Climate change like atom bomb: scientists
The planet has been building up temperatures at the rate of four Hiroshima bombs of heat every second, and it’s all our fault, say climate scientists.
Hurricane Katrina and superstorm Sandy are just two examples of how extreme weather will intensify, Australia’s Climate Action Summit has heard.
Humans are emitting more carbon dioxide into the atmosphere than any other time in history, says John Cook, Climate Communication Fellow from the Global Change Institute at the University of Queensland.
“All these heat-trapping greenhouse gases in our atmosphere mean … our planet has been building up heat at the rate of about four Hiroshima bombs every second – consider that going continuously for several decades.”
In a speech on extreme weather in Sydney on Saturday, Mr Cook said about 90 per cent of global warming was going into the oceans, which act like a natural thermometer along with changes in land, ice, and animal species.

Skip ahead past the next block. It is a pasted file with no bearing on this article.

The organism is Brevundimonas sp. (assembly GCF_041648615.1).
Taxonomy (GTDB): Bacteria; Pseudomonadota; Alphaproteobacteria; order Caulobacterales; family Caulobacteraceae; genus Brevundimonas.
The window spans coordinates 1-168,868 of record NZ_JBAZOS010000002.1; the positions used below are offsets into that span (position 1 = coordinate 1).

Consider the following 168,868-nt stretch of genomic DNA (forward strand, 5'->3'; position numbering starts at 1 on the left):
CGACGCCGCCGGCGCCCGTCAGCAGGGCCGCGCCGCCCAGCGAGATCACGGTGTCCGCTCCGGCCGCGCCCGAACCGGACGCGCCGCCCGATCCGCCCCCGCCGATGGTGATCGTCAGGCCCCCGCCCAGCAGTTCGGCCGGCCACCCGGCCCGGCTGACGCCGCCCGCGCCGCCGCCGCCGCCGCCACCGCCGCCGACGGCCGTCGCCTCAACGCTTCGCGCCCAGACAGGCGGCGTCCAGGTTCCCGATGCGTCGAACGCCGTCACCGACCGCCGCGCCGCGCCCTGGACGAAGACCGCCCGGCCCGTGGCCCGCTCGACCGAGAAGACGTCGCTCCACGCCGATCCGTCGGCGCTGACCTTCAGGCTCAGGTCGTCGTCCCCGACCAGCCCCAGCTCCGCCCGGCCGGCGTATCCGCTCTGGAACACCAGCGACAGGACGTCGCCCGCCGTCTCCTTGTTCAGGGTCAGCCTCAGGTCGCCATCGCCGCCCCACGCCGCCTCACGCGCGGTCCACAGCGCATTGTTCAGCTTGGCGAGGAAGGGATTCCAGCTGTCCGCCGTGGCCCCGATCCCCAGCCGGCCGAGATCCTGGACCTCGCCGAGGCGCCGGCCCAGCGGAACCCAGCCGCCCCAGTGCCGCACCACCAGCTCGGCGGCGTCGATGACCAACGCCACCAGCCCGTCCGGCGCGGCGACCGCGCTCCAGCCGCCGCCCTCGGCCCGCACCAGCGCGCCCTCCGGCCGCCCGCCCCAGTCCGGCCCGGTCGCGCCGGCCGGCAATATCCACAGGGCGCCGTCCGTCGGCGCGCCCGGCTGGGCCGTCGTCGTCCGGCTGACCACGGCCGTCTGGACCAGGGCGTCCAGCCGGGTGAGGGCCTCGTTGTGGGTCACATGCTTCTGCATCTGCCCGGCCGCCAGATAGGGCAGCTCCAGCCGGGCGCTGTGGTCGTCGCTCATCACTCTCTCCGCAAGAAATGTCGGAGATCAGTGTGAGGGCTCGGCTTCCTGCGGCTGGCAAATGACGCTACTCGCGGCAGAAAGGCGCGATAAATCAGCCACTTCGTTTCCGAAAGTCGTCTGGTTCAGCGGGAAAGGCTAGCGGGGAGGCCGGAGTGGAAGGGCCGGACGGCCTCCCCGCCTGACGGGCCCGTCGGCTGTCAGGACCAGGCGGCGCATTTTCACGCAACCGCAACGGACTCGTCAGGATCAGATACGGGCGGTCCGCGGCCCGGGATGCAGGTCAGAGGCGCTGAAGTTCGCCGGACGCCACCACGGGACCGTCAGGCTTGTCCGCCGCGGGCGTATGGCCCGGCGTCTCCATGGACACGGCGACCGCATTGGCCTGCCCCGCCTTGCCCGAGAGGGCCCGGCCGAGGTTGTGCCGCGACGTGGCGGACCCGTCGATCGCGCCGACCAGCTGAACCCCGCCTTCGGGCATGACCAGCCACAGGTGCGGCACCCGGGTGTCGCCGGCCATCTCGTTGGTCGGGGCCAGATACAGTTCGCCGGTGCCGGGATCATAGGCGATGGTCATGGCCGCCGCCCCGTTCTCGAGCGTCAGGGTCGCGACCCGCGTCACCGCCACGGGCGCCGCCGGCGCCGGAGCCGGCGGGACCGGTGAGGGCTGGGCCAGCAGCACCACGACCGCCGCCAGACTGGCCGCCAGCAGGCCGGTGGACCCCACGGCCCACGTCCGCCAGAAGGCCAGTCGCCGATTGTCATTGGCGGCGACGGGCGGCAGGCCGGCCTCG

Distributions of trees are shifting towards cooler areas such as the poles or mountains, and animal species are responding to global warming by mating earlier in the year.
“This isn’t because animals are getting randier, it’s because the seasons themselves are shifting,” Mr Cook said.
120 climate records were broken in Australia this January, including the hottest month and the hottest day.
New colours had to be added to temperature maps to denote highs of over 50 and 54 degrees celsius.
Warmer air holds more water, so Australia will experience heavier rainfall in wetter areas, while dry regions are becoming drier.
There will be more category four and five tropical cyclones, and a “catastrophic” rating has already been added to fire gauges.
Mr Cook said studies have tried to put a number on how much of global warming is caused by humans, “and the rough answer is, all of it”.
He said for the past two decades, 97 per cent of scientists have been in agreement human activity is causing warmer temperatures.